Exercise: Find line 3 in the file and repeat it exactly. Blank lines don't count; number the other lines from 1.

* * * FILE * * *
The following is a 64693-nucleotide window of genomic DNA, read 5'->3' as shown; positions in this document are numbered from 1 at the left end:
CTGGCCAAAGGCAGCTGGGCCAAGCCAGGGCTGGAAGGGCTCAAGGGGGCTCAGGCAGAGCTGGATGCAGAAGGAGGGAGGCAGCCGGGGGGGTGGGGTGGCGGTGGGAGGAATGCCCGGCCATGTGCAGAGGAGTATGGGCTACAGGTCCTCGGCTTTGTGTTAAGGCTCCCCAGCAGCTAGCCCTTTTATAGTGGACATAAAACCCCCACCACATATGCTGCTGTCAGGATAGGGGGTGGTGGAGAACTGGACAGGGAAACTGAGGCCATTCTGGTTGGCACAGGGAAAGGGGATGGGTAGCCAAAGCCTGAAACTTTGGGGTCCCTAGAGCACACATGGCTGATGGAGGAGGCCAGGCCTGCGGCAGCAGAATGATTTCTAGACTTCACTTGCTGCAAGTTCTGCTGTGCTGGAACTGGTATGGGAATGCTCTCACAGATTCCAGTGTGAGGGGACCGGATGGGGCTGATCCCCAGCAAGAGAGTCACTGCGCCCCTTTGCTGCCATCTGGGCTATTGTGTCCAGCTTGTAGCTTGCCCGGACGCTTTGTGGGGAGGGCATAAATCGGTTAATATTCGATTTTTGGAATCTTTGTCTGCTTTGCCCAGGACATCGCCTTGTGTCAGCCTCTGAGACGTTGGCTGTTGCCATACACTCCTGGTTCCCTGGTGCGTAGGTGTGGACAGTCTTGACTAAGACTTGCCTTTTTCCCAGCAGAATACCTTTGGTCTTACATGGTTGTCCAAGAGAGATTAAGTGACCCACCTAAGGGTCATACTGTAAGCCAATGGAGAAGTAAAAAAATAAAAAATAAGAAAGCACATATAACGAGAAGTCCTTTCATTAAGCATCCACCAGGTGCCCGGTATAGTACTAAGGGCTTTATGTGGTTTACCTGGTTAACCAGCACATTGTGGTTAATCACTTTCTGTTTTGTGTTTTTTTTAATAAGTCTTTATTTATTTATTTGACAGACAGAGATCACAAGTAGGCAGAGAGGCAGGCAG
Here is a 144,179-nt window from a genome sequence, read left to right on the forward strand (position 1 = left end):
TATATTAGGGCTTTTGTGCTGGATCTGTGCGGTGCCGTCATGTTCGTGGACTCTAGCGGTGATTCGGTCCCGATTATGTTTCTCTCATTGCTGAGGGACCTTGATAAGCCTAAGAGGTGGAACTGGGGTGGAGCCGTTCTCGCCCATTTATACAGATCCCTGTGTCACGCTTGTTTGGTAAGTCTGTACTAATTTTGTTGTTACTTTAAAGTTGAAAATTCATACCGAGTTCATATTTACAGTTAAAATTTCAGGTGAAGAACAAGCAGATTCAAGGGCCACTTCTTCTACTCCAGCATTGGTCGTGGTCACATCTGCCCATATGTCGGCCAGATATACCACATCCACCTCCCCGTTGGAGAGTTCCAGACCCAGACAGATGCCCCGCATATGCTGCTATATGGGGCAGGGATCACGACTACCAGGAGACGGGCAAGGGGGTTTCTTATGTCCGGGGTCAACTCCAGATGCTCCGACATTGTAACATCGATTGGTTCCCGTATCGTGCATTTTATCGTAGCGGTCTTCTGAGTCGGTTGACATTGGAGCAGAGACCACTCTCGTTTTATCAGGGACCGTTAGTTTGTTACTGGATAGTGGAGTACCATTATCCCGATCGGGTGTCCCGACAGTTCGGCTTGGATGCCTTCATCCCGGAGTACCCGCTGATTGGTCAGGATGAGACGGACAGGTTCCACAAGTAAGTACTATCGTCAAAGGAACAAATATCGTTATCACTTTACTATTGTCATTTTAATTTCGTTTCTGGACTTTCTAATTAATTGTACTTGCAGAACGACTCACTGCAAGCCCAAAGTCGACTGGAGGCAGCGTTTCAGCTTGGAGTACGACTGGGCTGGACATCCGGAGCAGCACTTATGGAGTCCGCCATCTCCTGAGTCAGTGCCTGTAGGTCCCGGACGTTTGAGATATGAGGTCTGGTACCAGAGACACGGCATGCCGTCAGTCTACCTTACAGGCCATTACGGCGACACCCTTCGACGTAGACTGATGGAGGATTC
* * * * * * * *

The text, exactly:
Here is a 144,179-nt window from a genome sequence, read left to right on the forward strand (position 1 = left end):